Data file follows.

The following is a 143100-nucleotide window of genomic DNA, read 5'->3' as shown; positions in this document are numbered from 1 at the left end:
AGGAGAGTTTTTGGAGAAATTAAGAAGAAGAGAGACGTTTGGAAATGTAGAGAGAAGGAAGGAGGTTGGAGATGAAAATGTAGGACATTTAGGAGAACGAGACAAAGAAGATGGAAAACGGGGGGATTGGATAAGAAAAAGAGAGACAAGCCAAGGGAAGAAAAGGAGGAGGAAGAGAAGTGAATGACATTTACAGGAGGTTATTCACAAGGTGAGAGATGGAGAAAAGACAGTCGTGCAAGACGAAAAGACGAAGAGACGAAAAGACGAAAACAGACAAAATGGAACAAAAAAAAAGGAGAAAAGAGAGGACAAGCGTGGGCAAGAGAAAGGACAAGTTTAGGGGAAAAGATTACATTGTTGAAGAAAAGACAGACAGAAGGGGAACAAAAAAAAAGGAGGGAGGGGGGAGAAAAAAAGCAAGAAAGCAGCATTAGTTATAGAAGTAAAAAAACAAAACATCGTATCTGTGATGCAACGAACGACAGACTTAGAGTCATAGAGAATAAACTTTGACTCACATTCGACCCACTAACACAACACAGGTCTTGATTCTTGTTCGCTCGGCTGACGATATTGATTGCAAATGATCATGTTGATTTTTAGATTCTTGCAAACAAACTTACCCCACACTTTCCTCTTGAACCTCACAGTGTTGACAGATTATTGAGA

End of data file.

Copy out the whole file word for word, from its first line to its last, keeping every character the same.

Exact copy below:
The following is a 143100-nucleotide window of genomic DNA, read 5'->3' as shown; positions in this document are numbered from 1 at the left end:
AGGAGAGTTTTTGGAGAAATTAAGAAGAAGAGAGACGTTTGGAAATGTAGAGAGAAGGAAGGAGGTTGGAGATGAAAATGTAGGACATTTAGGAGAACGAGACAAAGAAGATGGAAAACGGGGGGATTGGATAAGAAAAAGAGAGACAAGCCAAGGGAAGAAAAGGAGGAGGAAGAGAAGTGAATGACATTTACAGGAGGTTATTCACAAGGTGAGAGATGGAGAAAAGACAGTCGTGCAAGACGAAAAGACGAAGAGACGAAAAGACGAAAACAGACAAAATGGAACAAAAAAAAAGGAGAAAAGAGAGGACAAGCGTGGGCAAGAGAAAGGACAAGTTTAGGGGAAAAGATTACATTGTTGAAGAAAAGACAGACAGAAGGGGAACAAAAAAAAAGGAGGGAGGGGGGAGAAAAAAAGCAAGAAAGCAGCATTAGTTATAGAAGTAAAAAAACAAAACATCGTATCTGTGATGCAACGAACGACAGACTTAGAGTCATAGAGAATAAACTTTGACTCACATTCGACCCACTAACACAACACAGGTCTTGATTCTTGTTCGCTCGGCTGACGATATTGATTGCAAATGATCATGTTGATTTTTAGATTCTTGCAAACAAACTTACCCCACACTTTCCTCTTGAACCTCACAGTGTTGACAGATTATTGAGA